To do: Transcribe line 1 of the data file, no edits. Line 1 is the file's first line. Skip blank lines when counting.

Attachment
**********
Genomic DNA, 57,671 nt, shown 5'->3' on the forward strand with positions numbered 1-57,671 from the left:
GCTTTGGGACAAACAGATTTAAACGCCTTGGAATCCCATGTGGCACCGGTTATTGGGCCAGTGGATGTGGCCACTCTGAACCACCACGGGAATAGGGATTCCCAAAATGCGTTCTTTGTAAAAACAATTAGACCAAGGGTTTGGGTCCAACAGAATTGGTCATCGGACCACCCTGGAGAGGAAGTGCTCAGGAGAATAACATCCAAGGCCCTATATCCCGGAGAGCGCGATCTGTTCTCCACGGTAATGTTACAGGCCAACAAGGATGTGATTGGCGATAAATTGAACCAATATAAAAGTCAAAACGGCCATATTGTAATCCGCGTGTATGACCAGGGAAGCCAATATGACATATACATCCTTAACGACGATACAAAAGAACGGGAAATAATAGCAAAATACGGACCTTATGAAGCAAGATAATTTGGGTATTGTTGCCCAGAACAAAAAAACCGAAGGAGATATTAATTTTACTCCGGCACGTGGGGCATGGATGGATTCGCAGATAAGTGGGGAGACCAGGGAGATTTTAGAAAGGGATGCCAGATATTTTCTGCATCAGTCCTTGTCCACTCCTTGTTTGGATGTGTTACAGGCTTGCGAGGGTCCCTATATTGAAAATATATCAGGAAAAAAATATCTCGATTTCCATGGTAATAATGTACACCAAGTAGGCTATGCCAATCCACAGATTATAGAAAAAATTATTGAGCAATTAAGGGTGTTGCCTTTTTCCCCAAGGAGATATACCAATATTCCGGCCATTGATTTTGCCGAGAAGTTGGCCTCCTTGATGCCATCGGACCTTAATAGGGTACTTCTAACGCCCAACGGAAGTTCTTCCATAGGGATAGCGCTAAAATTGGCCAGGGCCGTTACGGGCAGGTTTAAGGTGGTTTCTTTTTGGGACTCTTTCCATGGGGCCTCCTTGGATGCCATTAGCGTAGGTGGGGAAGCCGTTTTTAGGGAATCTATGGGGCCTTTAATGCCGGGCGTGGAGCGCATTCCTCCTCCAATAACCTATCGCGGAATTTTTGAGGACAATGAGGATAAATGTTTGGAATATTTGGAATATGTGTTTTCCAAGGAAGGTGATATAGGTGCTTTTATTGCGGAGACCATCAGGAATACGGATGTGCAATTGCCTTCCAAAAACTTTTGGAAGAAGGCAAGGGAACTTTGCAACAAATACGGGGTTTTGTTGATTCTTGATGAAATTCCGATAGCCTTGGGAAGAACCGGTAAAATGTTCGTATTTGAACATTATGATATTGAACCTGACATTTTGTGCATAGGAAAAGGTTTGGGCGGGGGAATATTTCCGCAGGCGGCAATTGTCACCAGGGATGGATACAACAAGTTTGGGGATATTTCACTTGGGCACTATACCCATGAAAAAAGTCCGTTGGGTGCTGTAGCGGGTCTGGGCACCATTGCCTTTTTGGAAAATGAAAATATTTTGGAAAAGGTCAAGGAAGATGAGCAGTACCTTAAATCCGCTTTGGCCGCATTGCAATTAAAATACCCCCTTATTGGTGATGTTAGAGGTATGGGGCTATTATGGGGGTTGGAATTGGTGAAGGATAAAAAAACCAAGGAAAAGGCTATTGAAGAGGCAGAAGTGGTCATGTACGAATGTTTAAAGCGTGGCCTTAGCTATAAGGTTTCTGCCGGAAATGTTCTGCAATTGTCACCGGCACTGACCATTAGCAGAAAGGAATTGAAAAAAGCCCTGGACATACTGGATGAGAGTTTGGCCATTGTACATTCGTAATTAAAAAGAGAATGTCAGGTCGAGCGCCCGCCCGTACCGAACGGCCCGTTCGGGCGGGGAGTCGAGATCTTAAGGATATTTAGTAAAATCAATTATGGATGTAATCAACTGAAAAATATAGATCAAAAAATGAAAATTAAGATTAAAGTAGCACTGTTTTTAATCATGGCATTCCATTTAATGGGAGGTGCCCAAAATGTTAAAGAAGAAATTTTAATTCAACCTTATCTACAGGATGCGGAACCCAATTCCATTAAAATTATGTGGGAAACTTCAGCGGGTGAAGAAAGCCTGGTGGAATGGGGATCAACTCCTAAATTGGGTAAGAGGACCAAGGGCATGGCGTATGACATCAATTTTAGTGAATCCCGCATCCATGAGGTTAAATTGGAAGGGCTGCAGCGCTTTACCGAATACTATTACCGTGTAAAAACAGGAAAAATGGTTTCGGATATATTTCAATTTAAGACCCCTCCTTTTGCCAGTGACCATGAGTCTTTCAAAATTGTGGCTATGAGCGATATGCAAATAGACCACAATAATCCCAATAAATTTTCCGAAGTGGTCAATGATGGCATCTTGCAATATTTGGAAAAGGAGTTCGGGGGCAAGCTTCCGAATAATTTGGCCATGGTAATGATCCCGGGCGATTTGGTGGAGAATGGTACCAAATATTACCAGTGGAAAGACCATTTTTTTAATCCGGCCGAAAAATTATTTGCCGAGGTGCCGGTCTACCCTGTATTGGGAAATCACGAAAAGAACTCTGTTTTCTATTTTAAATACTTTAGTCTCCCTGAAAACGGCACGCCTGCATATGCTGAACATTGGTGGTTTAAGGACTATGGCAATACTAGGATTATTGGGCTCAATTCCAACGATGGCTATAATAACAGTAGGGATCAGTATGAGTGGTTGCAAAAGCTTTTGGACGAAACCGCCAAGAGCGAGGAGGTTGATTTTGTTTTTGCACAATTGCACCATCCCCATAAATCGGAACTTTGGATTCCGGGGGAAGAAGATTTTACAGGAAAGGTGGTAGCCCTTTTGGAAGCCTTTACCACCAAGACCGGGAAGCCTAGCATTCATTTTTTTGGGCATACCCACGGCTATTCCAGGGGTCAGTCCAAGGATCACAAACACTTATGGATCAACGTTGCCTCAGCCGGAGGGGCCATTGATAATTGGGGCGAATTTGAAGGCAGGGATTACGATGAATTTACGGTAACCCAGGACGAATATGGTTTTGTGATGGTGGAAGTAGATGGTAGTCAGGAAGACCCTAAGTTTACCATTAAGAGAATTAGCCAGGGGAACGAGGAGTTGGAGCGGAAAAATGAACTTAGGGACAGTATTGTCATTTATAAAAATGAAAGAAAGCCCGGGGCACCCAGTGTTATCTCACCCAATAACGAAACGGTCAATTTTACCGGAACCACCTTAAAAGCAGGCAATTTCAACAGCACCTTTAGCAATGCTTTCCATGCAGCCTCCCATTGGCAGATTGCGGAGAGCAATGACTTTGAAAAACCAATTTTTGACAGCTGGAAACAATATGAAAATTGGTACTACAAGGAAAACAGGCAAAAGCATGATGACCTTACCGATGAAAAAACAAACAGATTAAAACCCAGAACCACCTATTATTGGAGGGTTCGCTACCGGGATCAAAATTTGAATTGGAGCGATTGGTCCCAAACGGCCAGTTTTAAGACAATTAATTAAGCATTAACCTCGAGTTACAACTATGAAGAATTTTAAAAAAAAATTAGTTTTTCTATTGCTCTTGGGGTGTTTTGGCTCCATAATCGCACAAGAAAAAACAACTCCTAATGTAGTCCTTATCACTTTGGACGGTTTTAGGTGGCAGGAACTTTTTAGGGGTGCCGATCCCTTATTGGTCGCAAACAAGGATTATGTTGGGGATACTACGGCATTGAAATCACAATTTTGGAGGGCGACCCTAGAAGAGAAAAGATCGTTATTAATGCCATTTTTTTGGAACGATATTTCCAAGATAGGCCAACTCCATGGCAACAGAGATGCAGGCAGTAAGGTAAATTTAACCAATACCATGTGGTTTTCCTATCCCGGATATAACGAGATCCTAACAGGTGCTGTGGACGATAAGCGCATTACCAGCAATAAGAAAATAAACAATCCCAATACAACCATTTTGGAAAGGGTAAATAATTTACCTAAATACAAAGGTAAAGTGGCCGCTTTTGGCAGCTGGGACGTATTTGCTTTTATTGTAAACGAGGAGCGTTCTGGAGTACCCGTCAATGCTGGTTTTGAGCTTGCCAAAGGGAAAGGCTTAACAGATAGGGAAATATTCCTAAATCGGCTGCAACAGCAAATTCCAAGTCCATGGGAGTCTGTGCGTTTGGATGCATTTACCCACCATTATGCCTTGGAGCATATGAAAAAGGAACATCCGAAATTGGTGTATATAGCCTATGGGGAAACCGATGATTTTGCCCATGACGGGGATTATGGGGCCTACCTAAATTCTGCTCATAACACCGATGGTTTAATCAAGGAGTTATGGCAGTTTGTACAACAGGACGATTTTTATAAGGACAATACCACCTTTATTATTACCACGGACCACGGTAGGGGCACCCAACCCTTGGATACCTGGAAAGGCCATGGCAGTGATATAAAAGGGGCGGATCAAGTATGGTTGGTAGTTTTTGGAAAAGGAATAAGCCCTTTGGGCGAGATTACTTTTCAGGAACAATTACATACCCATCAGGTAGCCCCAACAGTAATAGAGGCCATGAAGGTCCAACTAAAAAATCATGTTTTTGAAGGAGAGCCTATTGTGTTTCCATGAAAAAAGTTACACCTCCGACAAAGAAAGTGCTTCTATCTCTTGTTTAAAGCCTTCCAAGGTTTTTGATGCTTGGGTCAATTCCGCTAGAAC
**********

Genomic DNA, 57,671 nt, shown 5'->3' on the forward strand with positions numbered 1-57,671 from the left: